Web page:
An editorialist points to individual patient results as more important than study findings (pp. 2485-8): ìMost patients with hypertension will require two or more drugs to control their hypertension, and combination drug formulations may also be useful. Although specific benefits may be provided by a given drug or drug combination, the evidence is overwhelming that the most important aspect of treatment is to reduce blood pressure to goal levels. How this is achieved is less important. Unfortunately, despite the remarkable progress in therapy, blood pressure remains inadequately controlled in almost two thirds of patients with hypertension in the United States. We must do better.î (A. V. Chobanian, Boston U., Boston)
Irbesartan in HF with Preserved Ejection Fraction: In a study of 4,128 patients with heart failure and a preserved left ventricular ejection fraction of at least 45%, irbesartan did not improve primary or secondary outcomes, investigators from the Irbesartan in Heart Failure with Preserved Ejection Fraction Study (I-PRESERVE) report (pp. 2456-7). The primary composite outcome was death from any cause or hospitalization for a cardiovascular cause (heart failure, myocardial infarction, unstable angina, arrhythmia, or stroke), and results showed: ìDuring a mean follow-up of 49.5 months, the primary outcome occurred in 742 patients in the irbesartan group and 763 in the placebo group. Primary event rates in the irbesartan and placebo groups were 100.4 and 105.4 per 1,000 patient–years, respectively (hazard ratio, 0.95; 95% confidence interval [CI], 0.86 to 1.05; P = 0.35). Overall rates of death were 52.6 and 52.3 per 1,000 patient–years, respectively (hazard ratio, 1.00; 95% CI, 0.88 to 1.14; P = 0.98). Rates of hospitalization for cardiovascular causes that contributed to the primary outcome were 70.6 and 74.3 per 1,000 patient–years, respectively (hazard ratio, 0.95; 95% CI, 0.85 to 1.08; P = 0.44). There were no significant differences in the other prespecified outcomes.î (B. M. Massie, barry.massie@va.gov)
Treatment of Hepatitis B, C: Two studies present evidence regarding treatment of patients with either hepatitis B or C. Among patients with chronic hepatitis C and advanced fibrosis who did not initially respond to peginterferon and ribavirin, long-term peginterferon therapy failed to reduce the rate of disease progression (pp. 2429-41; A. M. Di Bisceglie, dibiscam@slu.edu). During weeks 10–48 of two Phase III trials, tenofovir disoproxil fumarate 300 mg daily decreased viral markers better than did adefovir dipivoxil 10 mg (pp. 2442-55; F. Rousseau; frank.rousseau@gilead.com).

PNN Pharmacotherapy Line is published via e-mail each business day except for federal holidays by PNN Pharmacotherapy News Network, P.O. Box 6565, Athens, GA 30604; 706/613-0100 or 706/613-0200 (fax). Copyright © 2008, Pharmacy Editorial & News Services, Inc. All rights reserved. L. Michael Posey, Editor and Publisher. E-mail PNNInfo@mac.com or call 706/613-0100 to request missing copies of PNN.

PNN Pharmacotherapy Line
Dec. 5, 2008 * Vol. 15, No. 235
Providing news and information about medications and their proper use

>>>Diabetes Highlights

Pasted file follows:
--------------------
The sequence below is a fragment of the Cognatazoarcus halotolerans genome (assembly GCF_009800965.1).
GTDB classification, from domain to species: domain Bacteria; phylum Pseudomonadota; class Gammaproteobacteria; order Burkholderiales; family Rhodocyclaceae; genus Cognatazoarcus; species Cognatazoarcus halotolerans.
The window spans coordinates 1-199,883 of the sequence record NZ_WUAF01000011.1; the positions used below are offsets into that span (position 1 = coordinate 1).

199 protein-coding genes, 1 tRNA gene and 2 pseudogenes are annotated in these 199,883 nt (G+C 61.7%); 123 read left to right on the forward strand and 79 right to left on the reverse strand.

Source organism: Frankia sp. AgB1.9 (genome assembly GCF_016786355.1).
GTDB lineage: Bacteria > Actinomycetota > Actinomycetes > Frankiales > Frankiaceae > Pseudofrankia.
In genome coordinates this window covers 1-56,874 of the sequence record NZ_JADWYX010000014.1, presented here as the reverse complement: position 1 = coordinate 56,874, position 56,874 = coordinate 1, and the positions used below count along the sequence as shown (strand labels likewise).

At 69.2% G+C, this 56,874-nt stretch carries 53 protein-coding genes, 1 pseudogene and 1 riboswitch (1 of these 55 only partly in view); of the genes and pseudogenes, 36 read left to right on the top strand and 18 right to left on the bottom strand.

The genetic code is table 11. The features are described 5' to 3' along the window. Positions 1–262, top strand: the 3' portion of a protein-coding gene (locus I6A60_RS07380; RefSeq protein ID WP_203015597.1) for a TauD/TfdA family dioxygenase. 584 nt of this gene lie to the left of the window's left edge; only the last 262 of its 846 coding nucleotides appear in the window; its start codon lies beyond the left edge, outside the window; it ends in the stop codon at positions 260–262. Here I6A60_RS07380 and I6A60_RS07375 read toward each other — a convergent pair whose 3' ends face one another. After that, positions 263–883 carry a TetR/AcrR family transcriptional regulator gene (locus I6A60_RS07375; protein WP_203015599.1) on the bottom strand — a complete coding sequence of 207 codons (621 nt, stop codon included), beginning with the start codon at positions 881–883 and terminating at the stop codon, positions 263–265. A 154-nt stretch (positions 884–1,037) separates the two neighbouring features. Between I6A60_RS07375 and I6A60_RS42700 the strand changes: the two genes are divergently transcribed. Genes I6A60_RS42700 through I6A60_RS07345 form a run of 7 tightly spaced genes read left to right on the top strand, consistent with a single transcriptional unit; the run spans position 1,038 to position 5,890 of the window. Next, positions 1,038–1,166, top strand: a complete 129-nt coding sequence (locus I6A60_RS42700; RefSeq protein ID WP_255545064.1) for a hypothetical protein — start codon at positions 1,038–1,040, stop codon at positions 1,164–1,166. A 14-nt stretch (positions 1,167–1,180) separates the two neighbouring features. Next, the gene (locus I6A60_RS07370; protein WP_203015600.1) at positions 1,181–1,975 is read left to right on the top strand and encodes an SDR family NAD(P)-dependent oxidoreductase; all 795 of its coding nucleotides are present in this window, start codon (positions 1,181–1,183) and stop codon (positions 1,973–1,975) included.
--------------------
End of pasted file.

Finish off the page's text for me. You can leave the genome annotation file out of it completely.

Source:
Dec. issue of Diabetes Care (http://care.diabetesjournals.org/current.shtml; 2008; 31).
Efficacy, Safety of Alogliptin: The dipeptidyl peptidase-4 (DPP-4) inhibitor alogliptin safely provided efficacious lowering of glycemic markers among 329 drug-naive patients with poorly controlled type 2 diabetes, researchers report (pp. 2315-7). Comparing 12.5- and 25-mg daily doses of the drug with placebo over a 26-week period, the investigators found: ìAt week 26, mean change in A1C was significantly greater (P < 0.001) for 12.5 mg (–0.56%) and 25 mg (–0.59%) alogliptin than placebo (–0.02%). Reductions in fasting plasma glucose were also greater (P < 0.001) in alogliptin-treated patients than in those receiving placebo. Overall, incidences of adverse events (67.4–70.3%) and hypoglycemia (1.5–3.0%) were similar across treatment groups.î (R. A. DeFronzo, albarado@uthscsa.edu)

>>>Pharmacotherapy Report
Source:
Dec. issue of Pharmacotherapy (http://www.atypon-link.com/PPI/toc/phco/28/12; 2008; 28).
Lethal Injection for Capital Punishment: The legal basis and possibility of future changes in lethal injection as a means of capital punishment are reviewed (pp. 1429-36). ìLethal injection as a method of state-sanctioned capital punishment was initially proposed in the United States in 1977 and used for the first time in 1982,î the authors explain. ìMost lethal injection protocols use a sequential drug combination of sodium thiopental, pancuronium bromide, and potassium chloride. Lethal injection was originally introduced as a more humane form of execution compared with existing mechanical methods such as electrocution, toxic gassing, hanging, or firing squad. Lethal injection has not, however, been without controversy. Several states are considering whether lethal injection meets constitutional scrutiny forbidding cruel and unusual punishment. Recently in the case of Ralph Baze and Thomas C. Bowling, Petitioners, v John D. Rees, Commissioner, Kentucky Department of Corrections et al, the United States Supreme Court upheld the constitutionality of the lethal injection protocol as carried out in the Commonwealth of Kentucky. Most of the debate has surrounded the dosing and procedures used in lethal injection and whether the drug combinations and measures for administering the drugs truly produce a timely, pain-free, and fail-safe death. Many have also raised issues regarding the ‘medicalization’ of execution and the ethics of health care professionals’ participation in any part of the lethal injection process. As a result of all these issues, the future of lethal injection as a means of execution in the United States is under significant scrutiny. Outcomes of ongoing legislative and judicial reviews might result in cessation of lethal injection in totality or in alterations involving specific drug combinations or administration procedures.î (F. Romanelli, Froma2@uky.edu)